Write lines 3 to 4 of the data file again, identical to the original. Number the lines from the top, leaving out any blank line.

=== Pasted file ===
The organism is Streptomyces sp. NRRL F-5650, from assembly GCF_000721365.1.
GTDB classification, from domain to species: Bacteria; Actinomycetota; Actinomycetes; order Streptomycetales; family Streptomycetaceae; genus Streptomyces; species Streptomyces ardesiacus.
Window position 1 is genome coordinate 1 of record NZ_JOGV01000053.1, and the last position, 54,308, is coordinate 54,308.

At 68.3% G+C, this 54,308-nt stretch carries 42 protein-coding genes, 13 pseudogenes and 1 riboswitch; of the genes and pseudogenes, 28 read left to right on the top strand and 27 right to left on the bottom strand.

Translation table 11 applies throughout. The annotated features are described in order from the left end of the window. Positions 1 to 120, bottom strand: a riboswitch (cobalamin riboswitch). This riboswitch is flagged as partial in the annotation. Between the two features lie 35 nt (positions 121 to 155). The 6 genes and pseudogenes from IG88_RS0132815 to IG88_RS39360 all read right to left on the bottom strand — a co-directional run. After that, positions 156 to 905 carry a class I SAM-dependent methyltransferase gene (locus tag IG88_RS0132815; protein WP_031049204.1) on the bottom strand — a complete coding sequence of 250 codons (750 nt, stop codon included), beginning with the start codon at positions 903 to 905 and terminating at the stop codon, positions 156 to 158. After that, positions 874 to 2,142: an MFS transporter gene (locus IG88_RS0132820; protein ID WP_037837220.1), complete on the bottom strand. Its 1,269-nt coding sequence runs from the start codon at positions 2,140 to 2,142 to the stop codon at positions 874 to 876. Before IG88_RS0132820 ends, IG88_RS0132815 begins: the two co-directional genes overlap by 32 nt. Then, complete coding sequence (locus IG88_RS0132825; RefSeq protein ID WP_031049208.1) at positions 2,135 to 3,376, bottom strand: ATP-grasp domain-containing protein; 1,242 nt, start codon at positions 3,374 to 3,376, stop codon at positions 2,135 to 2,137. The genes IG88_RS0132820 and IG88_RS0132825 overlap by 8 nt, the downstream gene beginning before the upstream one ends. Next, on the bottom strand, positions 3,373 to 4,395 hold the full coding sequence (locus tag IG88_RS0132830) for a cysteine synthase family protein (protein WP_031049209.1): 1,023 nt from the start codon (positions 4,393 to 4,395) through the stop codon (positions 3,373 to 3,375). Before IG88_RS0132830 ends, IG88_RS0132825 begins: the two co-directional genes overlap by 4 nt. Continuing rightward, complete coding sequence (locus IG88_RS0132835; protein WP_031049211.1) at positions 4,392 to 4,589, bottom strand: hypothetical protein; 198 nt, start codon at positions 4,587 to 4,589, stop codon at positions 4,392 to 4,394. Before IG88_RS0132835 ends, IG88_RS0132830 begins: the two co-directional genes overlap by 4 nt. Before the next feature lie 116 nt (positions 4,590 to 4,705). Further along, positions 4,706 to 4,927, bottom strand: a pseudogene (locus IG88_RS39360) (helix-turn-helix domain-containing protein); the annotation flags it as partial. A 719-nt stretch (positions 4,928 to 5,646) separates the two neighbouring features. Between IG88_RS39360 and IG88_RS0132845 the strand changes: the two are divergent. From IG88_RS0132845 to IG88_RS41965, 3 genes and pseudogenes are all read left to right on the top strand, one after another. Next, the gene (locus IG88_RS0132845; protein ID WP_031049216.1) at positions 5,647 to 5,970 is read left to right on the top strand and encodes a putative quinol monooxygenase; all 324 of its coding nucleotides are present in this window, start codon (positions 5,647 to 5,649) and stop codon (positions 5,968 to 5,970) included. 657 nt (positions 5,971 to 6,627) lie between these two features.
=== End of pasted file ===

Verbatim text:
Window position 1 is genome coordinate 1 of record NZ_JOGV01000053.1, and the last position, 54,308, is coordinate 54,308.

At 68.3% G+C, this 54,308-nt stretch carries 42 protein-coding genes, 13 pseudogenes and 1 riboswitch; of the genes and pseudogenes, 28 read left to right on the top strand and 27 right to left on the bottom strand.